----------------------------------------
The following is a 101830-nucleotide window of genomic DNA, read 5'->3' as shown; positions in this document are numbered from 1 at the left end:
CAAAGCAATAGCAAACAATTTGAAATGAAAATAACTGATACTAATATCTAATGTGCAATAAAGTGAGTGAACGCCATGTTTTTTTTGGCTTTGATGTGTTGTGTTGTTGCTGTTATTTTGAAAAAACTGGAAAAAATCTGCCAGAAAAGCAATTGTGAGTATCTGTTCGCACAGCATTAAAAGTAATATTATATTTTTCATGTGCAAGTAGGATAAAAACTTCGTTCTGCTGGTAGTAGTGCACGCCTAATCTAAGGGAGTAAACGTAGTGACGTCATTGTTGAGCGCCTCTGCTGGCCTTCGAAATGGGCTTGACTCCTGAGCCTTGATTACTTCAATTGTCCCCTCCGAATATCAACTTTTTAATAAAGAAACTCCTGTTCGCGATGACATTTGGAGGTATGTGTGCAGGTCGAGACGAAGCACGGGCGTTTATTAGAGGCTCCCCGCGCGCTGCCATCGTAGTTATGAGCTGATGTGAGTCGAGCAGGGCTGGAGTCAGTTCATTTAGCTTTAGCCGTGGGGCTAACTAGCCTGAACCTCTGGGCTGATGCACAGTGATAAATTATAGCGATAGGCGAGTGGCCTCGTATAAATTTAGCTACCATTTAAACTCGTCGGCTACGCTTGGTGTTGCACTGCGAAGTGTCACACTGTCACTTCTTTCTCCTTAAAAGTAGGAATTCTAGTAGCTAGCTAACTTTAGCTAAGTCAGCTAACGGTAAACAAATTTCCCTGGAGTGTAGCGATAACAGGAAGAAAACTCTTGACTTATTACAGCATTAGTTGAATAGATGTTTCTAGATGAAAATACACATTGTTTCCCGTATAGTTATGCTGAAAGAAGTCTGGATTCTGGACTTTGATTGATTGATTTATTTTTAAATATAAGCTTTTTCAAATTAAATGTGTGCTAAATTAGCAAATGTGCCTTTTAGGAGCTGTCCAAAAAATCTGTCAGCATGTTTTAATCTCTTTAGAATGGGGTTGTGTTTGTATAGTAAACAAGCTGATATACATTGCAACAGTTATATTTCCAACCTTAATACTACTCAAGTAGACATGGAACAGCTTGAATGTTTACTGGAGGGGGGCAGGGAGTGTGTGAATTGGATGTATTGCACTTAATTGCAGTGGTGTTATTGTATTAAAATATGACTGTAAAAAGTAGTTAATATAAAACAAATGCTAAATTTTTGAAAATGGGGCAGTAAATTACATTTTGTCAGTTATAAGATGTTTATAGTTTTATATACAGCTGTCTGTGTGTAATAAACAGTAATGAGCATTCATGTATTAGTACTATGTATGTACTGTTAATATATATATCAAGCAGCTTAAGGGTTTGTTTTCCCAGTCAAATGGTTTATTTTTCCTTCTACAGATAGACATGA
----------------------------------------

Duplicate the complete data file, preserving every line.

The following is a 101830-nucleotide window of genomic DNA, read 5'->3' as shown; positions in this document are numbered from 1 at the left end:
CAAAGCAATAGCAAACAATTTGAAATGAAAATAACTGATACTAATATCTAATGTGCAATAAAGTGAGTGAACGCCATGTTTTTTTTGGCTTTGATGTGTTGTGTTGTTGCTGTTATTTTGAAAAAACTGGAAAAAATCTGCCAGAAAAGCAATTGTGAGTATCTGTTCGCACAGCATTAAAAGTAATATTATATTTTTCATGTGCAAGTAGGATAAAAACTTCGTTCTGCTGGTAGTAGTGCACGCCTAATCTAAGGGAGTAAACGTAGTGACGTCATTGTTGAGCGCCTCTGCTGGCCTTCGAAATGGGCTTGACTCCTGAGCCTTGATTACTTCAATTGTCCCCTCCGAATATCAACTTTTTAATAAAGAAACTCCTGTTCGCGATGACATTTGGAGGTATGTGTGCAGGTCGAGACGAAGCACGGGCGTTTATTAGAGGCTCCCCGCGCGCTGCCATCGTAGTTATGAGCTGATGTGAGTCGAGCAGGGCTGGAGTCAGTTCATTTAGCTTTAGCCGTGGGGCTAACTAGCCTGAACCTCTGGGCTGATGCACAGTGATAAATTATAGCGATAGGCGAGTGGCCTCGTATAAATTTAGCTACCATTTAAACTCGTCGGCTACGCTTGGTGTTGCACTGCGAAGTGTCACACTGTCACTTCTTTCTCCTTAAAAGTAGGAATTCTAGTAGCTAGCTAACTTTAGCTAAGTCAGCTAACGGTAAACAAATTTCCCTGGAGTGTAGCGATAACAGGAAGAAAACTCTTGACTTATTACAGCATTAGTTGAATAGATGTTTCTAGATGAAAATACACATTGTTTCCCGTATAGTTATGCTGAAAGAAGTCTGGATTCTGGACTTTGATTGATTGATTTATTTTTAAATATAAGCTTTTTCAAATTAAATGTGTGCTAAATTAGCAAATGTGCCTTTTAGGAGCTGTCCAAAAAATCTGTCAGCATGTTTTAATCTCTTTAGAATGGGGTTGTGTTTGTATAGTAAACAAGCTGATATACATTGCAACAGTTATATTTCCAACCTTAATACTACTCAAGTAGACATGGAACAGCTTGAATGTTTACTGGAGGGGGGCAGGGAGTGTGTGAATTGGATGTATTGCACTTAATTGCAGTGGTGTTATTGTATTAAAATATGACTGTAAAAAGTAGTTAATATAAAACAAATGCTAAATTTTTGAAAATGGGGCAGTAAATTACATTTTGTCAGTTATAAGATGTTTATAGTTTTATATACAGCTGTCTGTGTGTAATAAACAGTAATGAGCATTCATGTATTAGTACTATGTATGTACTGTTAATATATATATCAAGCAGCTTAAGGGTTTGTTTTCCCAGTCAAATGGTTTATTTTTCCTTCTACAGATAGACATGA